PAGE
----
Letters From the West

Blaine and Custer County join together to host monumental meetings

Castle Peak in the White Cloud Mountains (Courtesy the Idaho Conservation League)

Castle Peak in the White Cloud Mountains (Courtesy the Idaho Conservation League)

Two county commissions with very different views about a Boulder-White Clouds national monument will meet jointly so they can hear what the other’s constituents think.

Blaine County, which supports a national monument and Custer County, which opposes it will each have meetings in May to allow residents to tells them the risk, the benefits the impacts and issues raised if a national monument is created. The first meeting is scheduled at Carol’s Dollar Mountain Lodge in Sun Valley May 7. The second is at the Community Center in Challis May 29.

The Wilderness Society and the Idaho Conservation League have held a series of their own meetings in Stanley, Mackay, Challis and Hailey anf have changed the boundaries of their proposal. The new proposal removed private land along the Salmon River and added lands in the Malm Gulch area near Challis, which contains an ancient forest of petrified sequoia trees created by a volcanic eruption 50 million years ago.

Overall, the proposal the groups supporting a national monument includes 591, 905 acres. President Barack Obama can designate a national monument under the Antiquities Act of 1906 by signing a proclamation.

Blaine County Commissioner Larry Schoen sought the meetings with his counterparts in Custer County after taking his commission’s resolution in favor of the monument to Obama administration officials in Washington. Custer County Commission Chairman Wayne Butts agreed that both counties will benefit by hearing people in the very different areas.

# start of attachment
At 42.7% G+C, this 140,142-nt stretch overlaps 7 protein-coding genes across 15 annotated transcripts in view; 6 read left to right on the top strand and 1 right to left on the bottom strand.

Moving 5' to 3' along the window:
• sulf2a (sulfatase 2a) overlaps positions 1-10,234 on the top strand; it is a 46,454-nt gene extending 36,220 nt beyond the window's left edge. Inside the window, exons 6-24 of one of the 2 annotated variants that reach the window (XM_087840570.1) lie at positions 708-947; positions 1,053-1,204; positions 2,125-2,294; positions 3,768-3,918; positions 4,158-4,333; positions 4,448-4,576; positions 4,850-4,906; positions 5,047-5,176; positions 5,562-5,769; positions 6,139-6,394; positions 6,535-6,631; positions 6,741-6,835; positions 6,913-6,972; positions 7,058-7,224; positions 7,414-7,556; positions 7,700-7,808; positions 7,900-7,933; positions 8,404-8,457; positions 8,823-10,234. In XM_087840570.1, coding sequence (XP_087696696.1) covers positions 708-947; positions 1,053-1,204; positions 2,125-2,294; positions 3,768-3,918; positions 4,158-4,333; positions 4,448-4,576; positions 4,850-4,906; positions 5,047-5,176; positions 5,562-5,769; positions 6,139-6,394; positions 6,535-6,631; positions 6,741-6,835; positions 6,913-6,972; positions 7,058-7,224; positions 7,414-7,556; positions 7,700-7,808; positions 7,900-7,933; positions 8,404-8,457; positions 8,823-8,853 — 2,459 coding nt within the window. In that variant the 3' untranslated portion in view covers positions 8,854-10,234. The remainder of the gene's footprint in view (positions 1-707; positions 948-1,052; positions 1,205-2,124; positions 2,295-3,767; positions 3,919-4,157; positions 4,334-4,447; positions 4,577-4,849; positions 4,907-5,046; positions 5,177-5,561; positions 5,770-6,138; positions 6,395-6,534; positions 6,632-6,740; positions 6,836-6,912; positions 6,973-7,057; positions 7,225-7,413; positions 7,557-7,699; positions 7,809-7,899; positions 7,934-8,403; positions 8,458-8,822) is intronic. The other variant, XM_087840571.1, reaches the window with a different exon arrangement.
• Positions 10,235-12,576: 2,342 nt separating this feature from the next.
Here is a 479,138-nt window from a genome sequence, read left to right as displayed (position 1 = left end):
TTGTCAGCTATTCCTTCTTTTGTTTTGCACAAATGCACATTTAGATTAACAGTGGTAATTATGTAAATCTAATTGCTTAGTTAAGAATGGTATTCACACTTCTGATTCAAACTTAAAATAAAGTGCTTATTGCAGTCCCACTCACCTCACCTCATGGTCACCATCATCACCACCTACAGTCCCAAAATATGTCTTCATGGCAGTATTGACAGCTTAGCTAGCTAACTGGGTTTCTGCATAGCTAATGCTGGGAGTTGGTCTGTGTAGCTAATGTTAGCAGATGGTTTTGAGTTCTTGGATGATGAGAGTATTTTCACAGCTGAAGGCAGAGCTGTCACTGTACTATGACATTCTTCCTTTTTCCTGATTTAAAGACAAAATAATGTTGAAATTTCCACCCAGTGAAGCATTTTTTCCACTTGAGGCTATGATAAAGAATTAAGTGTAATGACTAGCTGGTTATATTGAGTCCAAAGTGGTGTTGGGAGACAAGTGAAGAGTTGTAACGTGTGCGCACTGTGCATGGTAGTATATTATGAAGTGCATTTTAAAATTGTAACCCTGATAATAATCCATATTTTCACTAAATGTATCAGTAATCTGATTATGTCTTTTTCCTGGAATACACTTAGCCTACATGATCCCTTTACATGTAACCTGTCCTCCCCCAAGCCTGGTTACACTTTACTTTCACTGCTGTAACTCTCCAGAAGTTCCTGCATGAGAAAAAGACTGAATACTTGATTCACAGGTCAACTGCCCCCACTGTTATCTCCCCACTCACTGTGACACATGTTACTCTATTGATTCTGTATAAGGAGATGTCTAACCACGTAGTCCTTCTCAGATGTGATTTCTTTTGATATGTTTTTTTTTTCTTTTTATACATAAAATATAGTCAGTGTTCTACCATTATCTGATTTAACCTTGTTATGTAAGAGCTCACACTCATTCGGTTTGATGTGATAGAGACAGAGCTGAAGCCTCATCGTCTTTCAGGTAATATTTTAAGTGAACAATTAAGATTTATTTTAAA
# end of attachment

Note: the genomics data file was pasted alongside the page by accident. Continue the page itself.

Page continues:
“We want to hear their ideas,” he said.

Blaine County’s diverse economy includes a thriving tourism business with hotels, condos, second homes, shops and an airport with commercial service, which would all benefit from a monument. Custer County, which depends on ranching, mining and far less tourism, has far less of the infrastructure to benefit from a monument.

“I hope we hear the true, honest pros and cons,” Butts said.

Rocky Barker is the energy and environment reporter for the Idaho Statesman and has been writing about the West since 1985. He is the author of Scorched Earth How the Fires of Yellowstone Changed America and co-producer of the movie Firestorm: Last Stand at Yellowstone, which was inspired by the book and broadcast on A&E Network. He also co-authored the Flyfisher's Guide to Idaho and the Wingshooter's Guide to Idaho with Ken Retallic. He also was on the Statesman’s team that covered the Sen. Larry Craig sex scandal, which was one of three Pulitzer Prize finalists in breaking news in 2007. The National Wildlife Federation awarded him its Conservation Achievement Award.

Posted in Letters from the West